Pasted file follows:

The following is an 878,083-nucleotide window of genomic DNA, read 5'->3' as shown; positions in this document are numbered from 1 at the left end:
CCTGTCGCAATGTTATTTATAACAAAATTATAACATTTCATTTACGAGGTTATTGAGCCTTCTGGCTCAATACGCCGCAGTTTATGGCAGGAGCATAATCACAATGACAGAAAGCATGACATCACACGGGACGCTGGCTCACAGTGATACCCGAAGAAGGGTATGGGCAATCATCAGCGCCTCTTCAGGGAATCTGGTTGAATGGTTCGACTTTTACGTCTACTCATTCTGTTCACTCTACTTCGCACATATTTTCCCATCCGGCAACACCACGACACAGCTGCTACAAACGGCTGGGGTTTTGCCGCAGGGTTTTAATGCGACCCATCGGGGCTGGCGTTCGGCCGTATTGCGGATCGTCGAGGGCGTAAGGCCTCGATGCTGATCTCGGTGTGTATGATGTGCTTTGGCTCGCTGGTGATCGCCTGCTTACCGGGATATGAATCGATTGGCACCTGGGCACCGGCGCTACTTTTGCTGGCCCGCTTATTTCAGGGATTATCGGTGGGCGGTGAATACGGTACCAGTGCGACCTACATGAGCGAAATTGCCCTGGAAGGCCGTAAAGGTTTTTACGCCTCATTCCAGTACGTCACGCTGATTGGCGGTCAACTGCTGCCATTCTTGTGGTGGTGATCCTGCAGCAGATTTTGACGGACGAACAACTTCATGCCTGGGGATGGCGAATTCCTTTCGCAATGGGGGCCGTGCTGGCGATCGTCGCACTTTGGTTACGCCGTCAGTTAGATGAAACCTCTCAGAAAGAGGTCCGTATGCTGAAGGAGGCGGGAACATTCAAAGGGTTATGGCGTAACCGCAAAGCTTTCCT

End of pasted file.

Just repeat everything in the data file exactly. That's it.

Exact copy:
The following is an 878,083-nucleotide window of genomic DNA, read 5'->3' as shown; positions in this document are numbered from 1 at the left end:
CCTGTCGCAATGTTATTTATAACAAAATTATAACATTTCATTTACGAGGTTATTGAGCCTTCTGGCTCAATACGCCGCAGTTTATGGCAGGAGCATAATCACAATGACAGAAAGCATGACATCACACGGGACGCTGGCTCACAGTGATACCCGAAGAAGGGTATGGGCAATCATCAGCGCCTCTTCAGGGAATCTGGTTGAATGGTTCGACTTTTACGTCTACTCATTCTGTTCACTCTACTTCGCACATATTTTCCCATCCGGCAACACCACGACACAGCTGCTACAAACGGCTGGGGTTTTGCCGCAGGGTTTTAATGCGACCCATCGGGGCTGGCGTTCGGCCGTATTGCGGATCGTCGAGGGCGTAAGGCCTCGATGCTGATCTCGGTGTGTATGATGTGCTTTGGCTCGCTGGTGATCGCCTGCTTACCGGGATATGAATCGATTGGCACCTGGGCACCGGCGCTACTTTTGCTGGCCCGCTTATTTCAGGGATTATCGGTGGGCGGTGAATACGGTACCAGTGCGACCTACATGAGCGAAATTGCCCTGGAAGGCCGTAAAGGTTTTTACGCCTCATTCCAGTACGTCACGCTGATTGGCGGTCAACTGCTGCCATTCTTGTGGTGGTGATCCTGCAGCAGATTTTGACGGACGAACAACTTCATGCCTGGGGATGGCGAATTCCTTTCGCAATGGGGGCCGTGCTGGCGATCGTCGCACTTTGGTTACGCCGTCAGTTAGATGAAACCTCTCAGAAAGAGGTCCGTATGCTGAAGGAGGCGGGAACATTCAAAGGGTTATGGCGTAACCGCAAAGCTTTCCT